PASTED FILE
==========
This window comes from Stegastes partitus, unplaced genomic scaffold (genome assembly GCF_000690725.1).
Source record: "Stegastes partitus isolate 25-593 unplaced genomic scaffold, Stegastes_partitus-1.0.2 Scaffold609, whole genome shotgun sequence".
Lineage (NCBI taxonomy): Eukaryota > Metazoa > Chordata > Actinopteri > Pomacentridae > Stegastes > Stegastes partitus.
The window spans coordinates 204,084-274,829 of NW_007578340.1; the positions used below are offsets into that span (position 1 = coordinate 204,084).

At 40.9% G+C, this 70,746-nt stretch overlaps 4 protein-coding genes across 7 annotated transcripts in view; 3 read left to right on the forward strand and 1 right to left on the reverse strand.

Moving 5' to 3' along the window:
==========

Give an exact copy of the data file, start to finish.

This window comes from Stegastes partitus, unplaced genomic scaffold (genome assembly GCF_000690725.1).
Source record: "Stegastes partitus isolate 25-593 unplaced genomic scaffold, Stegastes_partitus-1.0.2 Scaffold609, whole genome shotgun sequence".
Lineage (NCBI taxonomy): Eukaryota > Metazoa > Chordata > Actinopteri > Pomacentridae > Stegastes > Stegastes partitus.
The window spans coordinates 204,084-274,829 of NW_007578340.1; the positions used below are offsets into that span (position 1 = coordinate 204,084).

At 40.9% G+C, this 70,746-nt stretch overlaps 4 protein-coding genes across 7 annotated transcripts in view; 3 read left to right on the forward strand and 1 right to left on the reverse strand.

Moving 5' to 3' along the window: